Orleans County, New York, situated in the northwestern corner of the state along Lake Ontario, was carved out of Genesee County in 1824. This area figured prominently in the history of the new American nation inasmuch as the area was, for a time, controlled by the Holland Land Company and later, during the presidency of Andrew Jackson, was the staging area for a vast westward migration of persons associated with various religious denominations who were seeking greater opportunities in Ohio, Illinois, and the other states of the Old Northwest Territory.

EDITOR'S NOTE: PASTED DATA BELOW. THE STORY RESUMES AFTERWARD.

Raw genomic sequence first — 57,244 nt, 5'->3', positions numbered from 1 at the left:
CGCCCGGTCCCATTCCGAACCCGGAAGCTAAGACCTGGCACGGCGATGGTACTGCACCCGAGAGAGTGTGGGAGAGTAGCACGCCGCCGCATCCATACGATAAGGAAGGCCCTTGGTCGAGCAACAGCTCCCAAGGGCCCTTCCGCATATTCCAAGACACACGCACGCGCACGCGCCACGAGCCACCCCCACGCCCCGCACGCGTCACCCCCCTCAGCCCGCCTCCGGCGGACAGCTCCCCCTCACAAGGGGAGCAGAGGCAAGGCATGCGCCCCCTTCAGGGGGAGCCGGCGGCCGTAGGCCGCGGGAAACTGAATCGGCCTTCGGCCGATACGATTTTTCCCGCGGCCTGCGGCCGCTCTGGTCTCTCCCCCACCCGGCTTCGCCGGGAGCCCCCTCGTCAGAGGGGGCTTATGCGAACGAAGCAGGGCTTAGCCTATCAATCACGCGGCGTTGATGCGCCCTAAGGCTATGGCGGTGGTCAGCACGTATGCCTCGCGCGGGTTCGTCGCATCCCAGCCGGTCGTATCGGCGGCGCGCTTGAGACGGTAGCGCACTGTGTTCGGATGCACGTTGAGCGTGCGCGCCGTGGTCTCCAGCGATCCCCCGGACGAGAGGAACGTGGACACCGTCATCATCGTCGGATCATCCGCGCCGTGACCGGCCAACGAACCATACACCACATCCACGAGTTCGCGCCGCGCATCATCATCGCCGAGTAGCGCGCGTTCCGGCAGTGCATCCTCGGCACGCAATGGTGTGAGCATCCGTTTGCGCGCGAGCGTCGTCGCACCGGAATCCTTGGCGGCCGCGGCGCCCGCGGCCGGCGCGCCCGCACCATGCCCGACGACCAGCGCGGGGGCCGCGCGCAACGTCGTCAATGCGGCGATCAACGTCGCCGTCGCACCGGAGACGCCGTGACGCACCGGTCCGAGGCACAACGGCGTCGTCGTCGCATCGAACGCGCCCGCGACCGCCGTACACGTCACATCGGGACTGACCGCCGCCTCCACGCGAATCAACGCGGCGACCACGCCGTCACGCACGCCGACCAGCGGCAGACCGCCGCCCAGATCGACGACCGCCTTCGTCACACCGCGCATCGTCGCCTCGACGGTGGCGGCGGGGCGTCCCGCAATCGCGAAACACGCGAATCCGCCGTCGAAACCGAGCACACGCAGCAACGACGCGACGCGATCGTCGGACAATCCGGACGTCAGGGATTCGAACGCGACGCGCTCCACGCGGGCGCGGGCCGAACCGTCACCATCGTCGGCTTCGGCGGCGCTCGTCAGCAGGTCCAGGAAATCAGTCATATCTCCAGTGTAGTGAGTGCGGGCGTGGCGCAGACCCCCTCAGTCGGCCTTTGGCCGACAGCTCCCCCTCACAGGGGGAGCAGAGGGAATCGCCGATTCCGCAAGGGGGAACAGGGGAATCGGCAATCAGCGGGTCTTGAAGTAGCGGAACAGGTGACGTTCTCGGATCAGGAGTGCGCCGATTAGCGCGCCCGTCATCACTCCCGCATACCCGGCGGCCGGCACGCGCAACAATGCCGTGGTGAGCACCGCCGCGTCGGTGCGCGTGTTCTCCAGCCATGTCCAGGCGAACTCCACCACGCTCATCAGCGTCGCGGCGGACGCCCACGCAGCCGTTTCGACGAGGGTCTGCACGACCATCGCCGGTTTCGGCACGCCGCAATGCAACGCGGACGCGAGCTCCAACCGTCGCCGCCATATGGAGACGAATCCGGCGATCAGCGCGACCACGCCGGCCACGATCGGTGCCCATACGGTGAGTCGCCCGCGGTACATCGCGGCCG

Arad Thomas’s account of Orleans County was the first comprehensive history of the area and its early settlers. Following the formula of so many local histories penned during the final quarter of the 19th century, Pioneer History of Orleans County, New York commences with an overview of the indigenous population, local topography, flora and fauna, and natural wonders. These topics are followed by a discussion of surveying and clearing the land, hardships and privations faced by early settlers, construction of roads and canals, the state of religion and education, and so on. The bulk of the volume consists of histories of the following principal towns and villages of Orleans County: Albion, Barre, Carlton, Clarendon, Gaines, Hindsburgh, Holley, Hulberton, Kendall, Knowlesville, Medina, Murray, Ridgeway, Shelby, and Yates. While there is some variation among the town annals, most identify the earliest settlers to the town; the name and date of the first tavern, hotel, or other prominent building; early churches; and so forth. The genealogical meat of the volume can be found in the roughly 300 biographical sketches that are distributed at the end of the town and village profiles. While the sketches vary in length and complexity, for the most part they give the Orleans County pioneer’s place of birth, date of arrival in Orleans County, career, and details of family life for two or more generations.